(Bloomberg) — Legendary short seller Jim Chanos, known for his bets on Enron and Tesla Inc., has closed his hedge fund after nearly four decades.
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Chanos & Co., which he founded in 1985 as Kynikos Associates, plans to return most of its capital to investors by the end of the year, according to a letter to clients Friday.
“It’s no secret that the long/short business model is under pressure and that interest among fundamental stock pickers has waned,” Chanos wrote. “While I remain as passionate about research and investing as ever, I feel the need to focus on a different structure.”
His hedge fund is down about 4% so far this year, and the company’s assets have shrunk from about $8 billion in 2008 to less than $200 million. Chanos, 65, will continue to run his firm, investing primarily in personal capital but also managing the funds of some of the firm’s clients in separately managed accounts.
Chanos wrote that his firm will continue to provide investors with “customized advice on fundamental short ideas and portfolios, as well as occasionally profitable macro insights.” As the deal closes, customers will get back about 90% of their cash by the end of the year, and the remainder in the first half of next year.
Chanos, who frequently appears on television and on the X (formerly Twitter) social media platform, said he would close the funds after returning nearly $5 billion in profits to investors since the company’s inception.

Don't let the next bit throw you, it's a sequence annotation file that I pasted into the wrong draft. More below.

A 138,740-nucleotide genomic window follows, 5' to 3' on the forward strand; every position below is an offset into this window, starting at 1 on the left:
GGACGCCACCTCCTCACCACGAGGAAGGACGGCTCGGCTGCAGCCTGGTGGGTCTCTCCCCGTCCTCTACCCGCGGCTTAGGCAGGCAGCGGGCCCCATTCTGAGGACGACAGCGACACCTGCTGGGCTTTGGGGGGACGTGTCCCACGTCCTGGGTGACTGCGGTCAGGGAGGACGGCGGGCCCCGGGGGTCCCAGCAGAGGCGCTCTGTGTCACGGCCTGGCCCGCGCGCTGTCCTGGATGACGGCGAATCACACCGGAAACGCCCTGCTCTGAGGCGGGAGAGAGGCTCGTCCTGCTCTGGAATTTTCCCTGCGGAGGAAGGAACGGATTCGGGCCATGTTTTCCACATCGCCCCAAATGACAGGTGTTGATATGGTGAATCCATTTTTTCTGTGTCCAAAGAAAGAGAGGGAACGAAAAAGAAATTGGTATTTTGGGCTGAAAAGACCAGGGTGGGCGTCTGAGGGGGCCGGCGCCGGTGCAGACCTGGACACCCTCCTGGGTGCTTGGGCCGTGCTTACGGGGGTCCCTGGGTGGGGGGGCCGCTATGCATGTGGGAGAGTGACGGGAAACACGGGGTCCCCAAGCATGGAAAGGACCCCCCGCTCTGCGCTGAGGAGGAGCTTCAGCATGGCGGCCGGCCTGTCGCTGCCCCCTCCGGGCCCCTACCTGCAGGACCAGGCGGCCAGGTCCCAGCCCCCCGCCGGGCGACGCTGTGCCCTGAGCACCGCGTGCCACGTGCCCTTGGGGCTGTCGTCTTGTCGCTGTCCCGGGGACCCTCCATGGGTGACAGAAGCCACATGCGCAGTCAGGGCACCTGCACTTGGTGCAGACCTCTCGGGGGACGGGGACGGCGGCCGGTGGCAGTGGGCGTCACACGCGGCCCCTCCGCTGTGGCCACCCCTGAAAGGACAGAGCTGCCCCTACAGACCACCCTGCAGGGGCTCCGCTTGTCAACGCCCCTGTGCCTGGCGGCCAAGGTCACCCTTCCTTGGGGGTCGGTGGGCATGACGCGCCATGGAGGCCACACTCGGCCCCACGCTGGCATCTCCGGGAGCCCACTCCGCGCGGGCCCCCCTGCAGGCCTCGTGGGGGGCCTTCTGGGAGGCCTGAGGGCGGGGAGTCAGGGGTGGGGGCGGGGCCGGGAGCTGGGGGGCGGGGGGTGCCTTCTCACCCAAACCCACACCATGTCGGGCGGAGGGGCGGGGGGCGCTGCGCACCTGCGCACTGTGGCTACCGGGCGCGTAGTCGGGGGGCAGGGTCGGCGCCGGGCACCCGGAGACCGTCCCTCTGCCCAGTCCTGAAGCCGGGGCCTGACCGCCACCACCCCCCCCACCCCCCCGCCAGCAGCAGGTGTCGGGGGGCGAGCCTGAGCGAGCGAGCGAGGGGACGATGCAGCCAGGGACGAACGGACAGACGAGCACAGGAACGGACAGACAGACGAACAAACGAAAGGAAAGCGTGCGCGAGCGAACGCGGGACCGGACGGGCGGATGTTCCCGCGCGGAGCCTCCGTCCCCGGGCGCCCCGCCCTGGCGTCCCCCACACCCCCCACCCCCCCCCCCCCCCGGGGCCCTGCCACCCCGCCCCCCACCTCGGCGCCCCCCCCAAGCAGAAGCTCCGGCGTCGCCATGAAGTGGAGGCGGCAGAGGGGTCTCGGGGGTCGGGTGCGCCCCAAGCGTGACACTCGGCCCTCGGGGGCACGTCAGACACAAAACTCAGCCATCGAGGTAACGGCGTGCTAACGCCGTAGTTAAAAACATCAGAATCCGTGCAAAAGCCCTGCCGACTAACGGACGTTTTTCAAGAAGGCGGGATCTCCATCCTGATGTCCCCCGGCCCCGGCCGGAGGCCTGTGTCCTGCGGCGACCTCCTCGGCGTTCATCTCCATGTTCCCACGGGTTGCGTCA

The Wall Street Journal earlier reported his decision.
Chanos started working as an analyst in the early 1980s, publishing sell-side research, when he realized he had a knack for finding distressed companies. He grew up in Milwaukee and initially planned to become a doctor, but instead earned an economics degree from Yale. He founded his company in New York and chose the name “Kynikos” – Greek for “cynical”. His firm tends to focus on three types of short-selling themes: consumer fads, debt-driven asset mania and companies with accounting anomalies.
He is best known for being one of the first investors to notice problems at Enron (the energy company collapsed a year earlier) and helping to uncover the massive fraud that took the stock from its peak in 2000 to The average price per share fell from $79.14 until December 2001, when the stock price plummeted to 60 cents.
Most recently, Chanos made a bet on Elon Musk’s Tesla that burned over five years. The stock has soared more than 1,500% since 2015. Chanos has raised questions about the company’s business model and valuation, saying in 2020 that its quarterly profits were driven more by regulatory credit sales than cars.
One of his biggest short positions that year was International Business Machines Corp., saying the tech giant was using “financial engineering” to mitigate its deterioration. He is also an outspoken bearer of China and made $100 million shorting German payments company Wirecard AG
Although Chanos is now closing his hedge fund, he said in the letter that he believes “the golden age of fraud is still in full force.”
Among the “substantial” short opportunities he sees today: data centers and real estate investment trusts.
(The fourth paragraph updates fund returns, and the eighth paragraph begins with educational and professional background.)
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